At the Society for Applied Anthropology annual meetings in Albuquerque this past March, I participated in (and chaired) a session entitled “Business Anthropology Roundtable: New Voices, New Destinations, New Futures” with five fantastic, up-and-coming (women!) business anthropologists. Click here to visit the SfAA Podcast website, where the audio recording, introduction notes and panel bios have been posted.

Originally posted on Podcasts from the SfAA:

IMG_1840

More and more anthropologists are finding employment in the business world. But what is it actually like to work there? This session will feature an open discussion between attendees and five anthropologists who are in the early stages of their professional careers. They have worked as freelancers, researchers, consultants, and interns for Fortune 50 companies, consulting firms, design agencies, and other businesses. Audience questions are welcome, and topics may include the academy-to-business transition, practitioner issues, job roles, the anthropologist identity, and what life is like as a young professional-anthropologist in business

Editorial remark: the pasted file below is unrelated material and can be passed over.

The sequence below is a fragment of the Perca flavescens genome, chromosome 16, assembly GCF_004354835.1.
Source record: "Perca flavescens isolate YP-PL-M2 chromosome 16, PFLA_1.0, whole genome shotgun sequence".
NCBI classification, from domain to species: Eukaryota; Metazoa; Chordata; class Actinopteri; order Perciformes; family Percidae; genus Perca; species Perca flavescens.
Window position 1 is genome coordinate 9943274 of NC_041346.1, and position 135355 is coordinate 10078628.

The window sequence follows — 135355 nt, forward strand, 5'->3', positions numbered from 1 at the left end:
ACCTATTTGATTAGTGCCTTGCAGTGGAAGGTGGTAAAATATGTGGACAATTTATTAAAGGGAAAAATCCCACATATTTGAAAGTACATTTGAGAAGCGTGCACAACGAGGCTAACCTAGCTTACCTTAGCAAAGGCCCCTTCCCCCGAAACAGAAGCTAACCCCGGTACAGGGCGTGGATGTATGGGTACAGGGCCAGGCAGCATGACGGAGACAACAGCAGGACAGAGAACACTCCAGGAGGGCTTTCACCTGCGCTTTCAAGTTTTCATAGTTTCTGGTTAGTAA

CHAIR: SANTEE, Amy (Empirical Rsch & Design)


ROUNDTABLE PARTICIPANTS: AIKEN, Jo (UNT), DORNADIC, Alicia (Independent), KERSEY, Jen Cardew (SapientNitro), SCHILL, Elizabeth (Partnership for Public Service), and RIOS, Danyel (UNT)
  • Presentation Slides
  • Notes

QUESTIONS & DISCUSSION


View original

New Podcast Featuring Robin Nagle

Originally posted on American Anthropological Association:

RobinNagle.com Listen to Robin Nagle speak about her work in the latest AAA podcast. Dr. Nagle is the author of Picking Up , an ethnography of New York City’s Department of Sanitation.

Dr. Nagle is a clinical associate professor of anthropology and director of the John W. Draper Interdisciplinary Master’s Program in Humanities and Social Thought at New York University. She is also an anthropologist-in-residence with the New York City Department of Sanitation.

View original

Anthropologists in Practice: An Interview with Ethnographic Consultant Pedro Oliveira